You are here

Pilot Program Uses Telemedicine to Reduce Emergency Room Wait Times

Cameras bring on-call docs to patients in need (June 11)

Emergency department (ED) overcrowding has been a major issue nationally for 20 years and continues to increase in severity. To address this issue, a pilot study has been launched at the University of California–San Diego Health System’s ED to use telemedicine as a way to help address crowding and to decrease patient wait times. The study is the first of its kind in California to use cameras to bring on-call doctors who are outside of the hospital to the patient in need.

“This telemedicine study will determine if we can decrease wait times while reducing the number of patients who leave the ED without being seen by a physician,” said principal investigator David Guss, MD. “With the ED physicians on site and an added telemedicine physician, patient care may be significantly expedited. If the use of a telemedicine evaluation can be shown to be safe and effective, it may shift how care in the emergency department is delivered.”

The study, called the Emergency Department Telemedicine Initiative to Rapidly Accommodate in Times of Emergency (EDTITRATE), brings telemedicine doctors to patients when the ED becomes busy. An offsite doctor is paged, and he or she then remotely links to a telemedicine station to see patients. With the aid of an ED nurse, these patients are seen based on arrival time and on the level of medical need.

Guided by high-fidelity sound and video, the telemedicine physician can examine a patient’s eyes, ears, nose, throat, and skin, as well as listen to heart and lung sounds through the module. Laboratory and imaging tests can be ordered and results reviewed. Physician ordering and documentation is accomplished through an electronic medical record. As a final step, the onsite attending physician reassesses the patient to confirm the findings and actions, as well as to address any unanswered questions from the patient.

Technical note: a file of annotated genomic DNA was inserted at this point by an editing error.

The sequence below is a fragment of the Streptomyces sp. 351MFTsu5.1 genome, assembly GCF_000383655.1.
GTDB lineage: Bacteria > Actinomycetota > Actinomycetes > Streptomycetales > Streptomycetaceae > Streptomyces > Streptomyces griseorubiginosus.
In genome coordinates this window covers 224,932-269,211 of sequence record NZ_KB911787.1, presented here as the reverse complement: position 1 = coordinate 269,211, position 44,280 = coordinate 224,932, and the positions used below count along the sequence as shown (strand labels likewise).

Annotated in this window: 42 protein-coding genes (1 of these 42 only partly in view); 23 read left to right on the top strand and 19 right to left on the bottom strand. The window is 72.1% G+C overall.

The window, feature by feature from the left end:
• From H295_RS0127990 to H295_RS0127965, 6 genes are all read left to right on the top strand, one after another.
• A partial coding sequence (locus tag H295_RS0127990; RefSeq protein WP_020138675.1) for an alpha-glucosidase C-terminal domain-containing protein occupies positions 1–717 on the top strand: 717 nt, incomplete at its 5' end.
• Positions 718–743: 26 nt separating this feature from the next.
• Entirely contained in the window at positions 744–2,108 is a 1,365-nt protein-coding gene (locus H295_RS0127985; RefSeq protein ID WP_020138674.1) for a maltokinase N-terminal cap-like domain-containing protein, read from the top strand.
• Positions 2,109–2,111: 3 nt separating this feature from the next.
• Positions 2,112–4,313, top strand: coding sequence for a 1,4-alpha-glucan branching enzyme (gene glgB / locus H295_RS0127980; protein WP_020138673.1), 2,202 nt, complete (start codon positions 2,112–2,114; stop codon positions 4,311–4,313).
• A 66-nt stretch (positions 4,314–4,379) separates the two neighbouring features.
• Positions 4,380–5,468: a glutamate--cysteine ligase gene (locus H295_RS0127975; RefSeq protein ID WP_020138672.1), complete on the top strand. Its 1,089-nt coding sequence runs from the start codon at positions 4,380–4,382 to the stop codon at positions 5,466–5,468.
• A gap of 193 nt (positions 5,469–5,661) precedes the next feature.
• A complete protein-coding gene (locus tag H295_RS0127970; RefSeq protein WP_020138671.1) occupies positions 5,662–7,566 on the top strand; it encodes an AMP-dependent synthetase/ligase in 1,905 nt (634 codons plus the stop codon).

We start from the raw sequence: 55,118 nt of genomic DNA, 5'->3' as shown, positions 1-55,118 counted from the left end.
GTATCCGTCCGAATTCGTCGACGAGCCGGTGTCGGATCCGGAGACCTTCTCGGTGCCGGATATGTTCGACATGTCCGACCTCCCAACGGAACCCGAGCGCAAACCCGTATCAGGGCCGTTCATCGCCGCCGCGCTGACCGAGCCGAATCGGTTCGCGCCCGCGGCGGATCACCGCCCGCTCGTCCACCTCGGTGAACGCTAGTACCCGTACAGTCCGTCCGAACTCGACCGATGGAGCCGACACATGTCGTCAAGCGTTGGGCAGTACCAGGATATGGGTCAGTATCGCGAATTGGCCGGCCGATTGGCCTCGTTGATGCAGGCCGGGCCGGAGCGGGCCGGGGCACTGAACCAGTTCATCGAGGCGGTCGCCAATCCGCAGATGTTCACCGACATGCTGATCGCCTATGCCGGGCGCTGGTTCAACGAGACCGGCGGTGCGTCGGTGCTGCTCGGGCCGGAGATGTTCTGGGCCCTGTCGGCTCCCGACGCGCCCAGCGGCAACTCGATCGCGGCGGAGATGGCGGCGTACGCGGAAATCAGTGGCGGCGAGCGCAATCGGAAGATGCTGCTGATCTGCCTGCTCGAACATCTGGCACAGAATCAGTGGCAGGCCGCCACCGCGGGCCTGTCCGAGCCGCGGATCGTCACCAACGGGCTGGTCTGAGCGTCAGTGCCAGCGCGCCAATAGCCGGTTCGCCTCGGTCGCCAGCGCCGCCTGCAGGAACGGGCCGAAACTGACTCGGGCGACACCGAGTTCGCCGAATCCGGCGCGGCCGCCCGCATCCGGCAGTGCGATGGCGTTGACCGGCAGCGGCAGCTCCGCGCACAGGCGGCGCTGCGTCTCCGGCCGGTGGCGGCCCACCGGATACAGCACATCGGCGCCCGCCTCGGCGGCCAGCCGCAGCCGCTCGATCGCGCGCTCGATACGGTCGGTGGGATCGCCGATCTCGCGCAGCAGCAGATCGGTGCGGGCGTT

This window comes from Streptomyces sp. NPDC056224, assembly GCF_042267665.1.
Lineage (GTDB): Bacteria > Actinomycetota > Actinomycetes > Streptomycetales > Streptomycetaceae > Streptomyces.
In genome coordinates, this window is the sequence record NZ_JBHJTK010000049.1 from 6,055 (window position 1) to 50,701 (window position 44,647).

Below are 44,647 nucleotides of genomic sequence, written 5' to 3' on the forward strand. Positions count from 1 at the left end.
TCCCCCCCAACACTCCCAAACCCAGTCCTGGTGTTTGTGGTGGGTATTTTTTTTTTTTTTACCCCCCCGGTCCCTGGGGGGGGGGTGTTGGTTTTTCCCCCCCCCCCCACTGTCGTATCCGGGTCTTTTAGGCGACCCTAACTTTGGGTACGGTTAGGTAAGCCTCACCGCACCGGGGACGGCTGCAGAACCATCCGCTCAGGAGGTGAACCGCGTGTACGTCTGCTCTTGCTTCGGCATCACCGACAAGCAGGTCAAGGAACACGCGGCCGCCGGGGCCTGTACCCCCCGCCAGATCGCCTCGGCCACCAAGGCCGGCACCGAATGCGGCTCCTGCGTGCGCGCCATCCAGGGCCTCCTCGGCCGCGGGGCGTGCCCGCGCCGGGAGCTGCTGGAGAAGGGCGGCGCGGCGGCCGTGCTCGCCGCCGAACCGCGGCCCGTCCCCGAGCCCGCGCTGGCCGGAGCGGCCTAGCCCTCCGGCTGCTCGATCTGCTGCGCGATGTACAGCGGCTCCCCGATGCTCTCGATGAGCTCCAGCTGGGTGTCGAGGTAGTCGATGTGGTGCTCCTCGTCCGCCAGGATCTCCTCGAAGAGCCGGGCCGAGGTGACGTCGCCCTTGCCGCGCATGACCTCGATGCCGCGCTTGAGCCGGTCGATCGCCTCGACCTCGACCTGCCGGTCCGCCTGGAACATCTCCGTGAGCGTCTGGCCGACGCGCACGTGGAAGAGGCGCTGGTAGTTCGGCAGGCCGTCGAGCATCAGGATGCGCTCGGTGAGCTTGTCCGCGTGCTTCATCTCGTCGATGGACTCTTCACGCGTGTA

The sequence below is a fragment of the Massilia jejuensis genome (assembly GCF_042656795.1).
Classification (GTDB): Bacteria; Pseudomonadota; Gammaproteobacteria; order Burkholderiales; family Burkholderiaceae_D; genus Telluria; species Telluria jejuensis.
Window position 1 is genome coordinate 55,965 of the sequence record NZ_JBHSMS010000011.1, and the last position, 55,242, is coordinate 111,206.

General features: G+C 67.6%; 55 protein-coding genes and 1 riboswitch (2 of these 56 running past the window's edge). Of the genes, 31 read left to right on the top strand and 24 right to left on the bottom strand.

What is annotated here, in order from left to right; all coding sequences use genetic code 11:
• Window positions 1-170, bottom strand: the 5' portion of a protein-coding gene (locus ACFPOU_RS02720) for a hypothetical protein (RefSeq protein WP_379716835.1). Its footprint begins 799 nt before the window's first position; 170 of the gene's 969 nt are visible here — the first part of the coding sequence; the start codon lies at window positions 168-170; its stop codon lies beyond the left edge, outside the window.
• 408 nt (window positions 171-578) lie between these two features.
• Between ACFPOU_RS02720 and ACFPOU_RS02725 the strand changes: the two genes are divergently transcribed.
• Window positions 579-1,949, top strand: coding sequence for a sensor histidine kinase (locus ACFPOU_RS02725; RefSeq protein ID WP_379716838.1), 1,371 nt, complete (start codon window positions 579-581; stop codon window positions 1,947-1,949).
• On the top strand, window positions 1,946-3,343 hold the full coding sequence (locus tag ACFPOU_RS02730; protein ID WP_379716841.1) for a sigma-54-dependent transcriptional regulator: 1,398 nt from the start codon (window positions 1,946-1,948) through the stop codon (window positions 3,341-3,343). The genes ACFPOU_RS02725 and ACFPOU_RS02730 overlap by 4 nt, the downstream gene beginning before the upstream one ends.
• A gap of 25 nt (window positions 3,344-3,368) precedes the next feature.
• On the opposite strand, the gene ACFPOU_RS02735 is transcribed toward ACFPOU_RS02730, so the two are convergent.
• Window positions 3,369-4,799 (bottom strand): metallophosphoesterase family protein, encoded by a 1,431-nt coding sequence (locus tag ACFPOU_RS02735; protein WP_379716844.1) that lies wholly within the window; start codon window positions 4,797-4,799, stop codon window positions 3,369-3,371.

“Working in an emergency department open around the clock, you never know who may come through the door, so you are constantly faced with the challenge of matching staffing resources with the demands for care,” said Guss. “Some emergency departments have placed a physician in the triage area to expedite care; however, if there is low demand for service during these times, an underutilized physician creates an unneeded expense.”

To add to the challenge, when an on-call physician is needed to augment provider resource, there can be delays in making the call or a significant delay until the physician arrives. With a telemedicine physician, the wait is just minutes.

Source: University of California–San Diego; June 11, 2013.

Recent Headlines

Scenesse is new treatment for people with rare, painful light sensitivity disease
Humira, Rituxan top list of drugs that added $5.1 billion to nation's health care bill
Lower court rulings cleared the way for generic versions of the MS drug
Maryland man wins lawsuit that alleges that the company's antipsychotic caused his gynecomastia
Antidepressants, ADHD meds are also used to self-poison
Study lists steps that could save close to $300 billion a year
While many victims used THC, the cause remains elusive
Descovy joins Truvada, another Gilead product, in the HIV prophylaxis market
Data show PTC Therapeutics drug preserves lung function